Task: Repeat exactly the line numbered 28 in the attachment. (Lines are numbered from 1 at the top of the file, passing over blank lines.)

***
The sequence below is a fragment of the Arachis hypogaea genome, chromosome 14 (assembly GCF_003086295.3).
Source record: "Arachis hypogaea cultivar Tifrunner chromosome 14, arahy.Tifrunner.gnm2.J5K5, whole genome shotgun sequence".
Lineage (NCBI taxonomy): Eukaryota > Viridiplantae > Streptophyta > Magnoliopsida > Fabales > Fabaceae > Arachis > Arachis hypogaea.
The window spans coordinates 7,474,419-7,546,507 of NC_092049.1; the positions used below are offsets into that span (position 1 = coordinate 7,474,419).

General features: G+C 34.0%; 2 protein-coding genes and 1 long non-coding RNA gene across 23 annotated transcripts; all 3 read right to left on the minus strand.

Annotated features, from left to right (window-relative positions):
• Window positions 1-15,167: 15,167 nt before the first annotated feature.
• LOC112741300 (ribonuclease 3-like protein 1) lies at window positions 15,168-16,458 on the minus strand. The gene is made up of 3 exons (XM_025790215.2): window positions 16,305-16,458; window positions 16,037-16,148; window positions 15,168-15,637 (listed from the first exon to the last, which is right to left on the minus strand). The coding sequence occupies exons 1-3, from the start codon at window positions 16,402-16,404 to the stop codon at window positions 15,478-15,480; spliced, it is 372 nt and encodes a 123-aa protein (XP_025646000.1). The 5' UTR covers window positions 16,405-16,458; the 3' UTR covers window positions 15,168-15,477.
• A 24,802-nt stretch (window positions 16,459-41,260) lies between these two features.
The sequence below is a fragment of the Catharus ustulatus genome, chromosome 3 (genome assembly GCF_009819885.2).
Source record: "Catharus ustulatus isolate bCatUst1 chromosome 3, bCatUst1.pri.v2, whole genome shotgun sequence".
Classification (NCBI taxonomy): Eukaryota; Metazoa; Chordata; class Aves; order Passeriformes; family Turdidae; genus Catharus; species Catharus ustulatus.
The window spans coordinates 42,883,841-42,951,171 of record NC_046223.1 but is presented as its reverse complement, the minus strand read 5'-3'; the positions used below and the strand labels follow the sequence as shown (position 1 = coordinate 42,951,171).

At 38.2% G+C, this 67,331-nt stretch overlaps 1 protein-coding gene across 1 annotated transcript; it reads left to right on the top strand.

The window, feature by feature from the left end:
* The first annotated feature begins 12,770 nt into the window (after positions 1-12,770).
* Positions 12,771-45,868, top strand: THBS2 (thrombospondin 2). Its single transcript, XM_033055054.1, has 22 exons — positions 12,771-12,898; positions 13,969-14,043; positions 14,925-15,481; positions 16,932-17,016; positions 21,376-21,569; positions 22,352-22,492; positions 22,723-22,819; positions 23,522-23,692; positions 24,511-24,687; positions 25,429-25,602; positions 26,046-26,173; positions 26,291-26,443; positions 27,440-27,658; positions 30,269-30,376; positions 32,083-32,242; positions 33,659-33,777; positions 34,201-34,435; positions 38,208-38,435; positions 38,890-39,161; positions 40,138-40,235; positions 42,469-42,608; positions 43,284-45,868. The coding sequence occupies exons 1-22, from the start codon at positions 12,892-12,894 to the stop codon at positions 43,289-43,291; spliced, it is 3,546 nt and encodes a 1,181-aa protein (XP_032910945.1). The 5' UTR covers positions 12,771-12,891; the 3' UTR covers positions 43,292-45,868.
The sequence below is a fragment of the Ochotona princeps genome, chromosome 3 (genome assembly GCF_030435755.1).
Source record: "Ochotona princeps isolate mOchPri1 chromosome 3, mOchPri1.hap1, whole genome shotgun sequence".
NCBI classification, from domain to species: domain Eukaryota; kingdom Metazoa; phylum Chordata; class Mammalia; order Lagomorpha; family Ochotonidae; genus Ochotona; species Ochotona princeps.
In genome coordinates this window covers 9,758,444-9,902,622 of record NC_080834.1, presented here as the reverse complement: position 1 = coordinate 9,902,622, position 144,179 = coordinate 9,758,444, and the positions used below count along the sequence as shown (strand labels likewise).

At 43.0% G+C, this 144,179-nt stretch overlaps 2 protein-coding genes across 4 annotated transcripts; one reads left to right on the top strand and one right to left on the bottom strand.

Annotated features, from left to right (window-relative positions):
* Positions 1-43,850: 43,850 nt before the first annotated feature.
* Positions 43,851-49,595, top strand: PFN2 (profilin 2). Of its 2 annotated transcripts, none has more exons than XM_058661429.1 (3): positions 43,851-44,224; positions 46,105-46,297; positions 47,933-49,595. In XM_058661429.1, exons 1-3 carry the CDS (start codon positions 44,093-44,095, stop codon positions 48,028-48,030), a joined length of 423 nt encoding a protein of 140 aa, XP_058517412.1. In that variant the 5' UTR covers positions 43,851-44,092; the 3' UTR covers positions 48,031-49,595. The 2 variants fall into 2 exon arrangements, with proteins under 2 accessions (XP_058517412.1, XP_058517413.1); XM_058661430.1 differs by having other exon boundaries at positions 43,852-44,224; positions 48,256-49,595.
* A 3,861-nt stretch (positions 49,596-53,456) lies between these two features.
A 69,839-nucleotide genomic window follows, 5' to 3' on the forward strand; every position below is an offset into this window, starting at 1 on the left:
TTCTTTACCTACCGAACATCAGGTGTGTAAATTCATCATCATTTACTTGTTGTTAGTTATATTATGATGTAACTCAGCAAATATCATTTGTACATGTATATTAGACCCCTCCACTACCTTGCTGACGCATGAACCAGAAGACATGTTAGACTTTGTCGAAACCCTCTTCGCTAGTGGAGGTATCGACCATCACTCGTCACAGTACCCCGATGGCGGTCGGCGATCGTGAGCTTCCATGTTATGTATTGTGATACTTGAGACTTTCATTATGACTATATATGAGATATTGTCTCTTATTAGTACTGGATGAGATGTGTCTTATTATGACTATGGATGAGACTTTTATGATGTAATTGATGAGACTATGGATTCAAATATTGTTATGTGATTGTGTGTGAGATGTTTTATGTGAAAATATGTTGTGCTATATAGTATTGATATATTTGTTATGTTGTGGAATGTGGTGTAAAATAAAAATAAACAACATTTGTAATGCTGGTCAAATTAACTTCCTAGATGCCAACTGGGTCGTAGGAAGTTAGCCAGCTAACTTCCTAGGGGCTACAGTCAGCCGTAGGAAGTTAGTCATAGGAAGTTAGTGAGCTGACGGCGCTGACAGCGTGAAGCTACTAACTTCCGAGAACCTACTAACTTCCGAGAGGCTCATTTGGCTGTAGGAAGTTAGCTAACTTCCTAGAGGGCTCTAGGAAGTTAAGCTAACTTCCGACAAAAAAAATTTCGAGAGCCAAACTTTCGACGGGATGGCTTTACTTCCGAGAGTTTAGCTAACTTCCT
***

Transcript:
TTCTTTACCTACCGAACATCAGGTGTGTAAATTCATCATCATTTACTTGTTGTTAGTTATATTATGATGTAACTCAGCAAATATCATTTGTACATGTATATTAGACCCCTCCACTACCTTGCTGACGCATGAACCAGAAGACATGTTAGACTTTGTCGAAACCCTCTTCGCTAGTGGAGGTATCGACCATCACTCGTCACAGTACCCCGATGGCGGTCGGCGATCGTGAGCTTCCATGTTATGTATTGTGATACTTGAGACTTTCATTATGACTATATATGAGATATTGTCTCTTATTAGTACTGGATGAGATGTGTCTTATTATGACTATGGATGAGACTTTTATGATGTAATTGATGAGACTATGGATTCAAATATTGTTATGTGATTGTGTGTGAGATGTTTTATGTGAAAATATGTTGTGCTATATAGTATTGATATATTTGTTATGTTGTGGAATGTGGTGTAAAATAAAAATAAACAACATTTGTAATGCTGGTCAAATTAACTTCCTAGATGCCAACTGGGTCGTAGGAAGTTAGCCAGCTAACTTCCTAGGGGCTACAGTCAGCCGTAGGAAGTTAGTCATAGGAAGTTAGTGAGCTGACGGCGCTGACAGCGTGAAGCTACTAACTTCCGAGAACCTACTAACTTCCGAGAGGCTCATTTGGCTGTAGGAAGTTAGCTAACTTCCTAGAGGGCTCTAGGAAGTTAAGCTAACTTCCGACAAAAAAAATTTCGAGAGCCAAACTTTCGACGGGATGGCTTTACTTCCGAGAGTTTAGCTAACTTCCT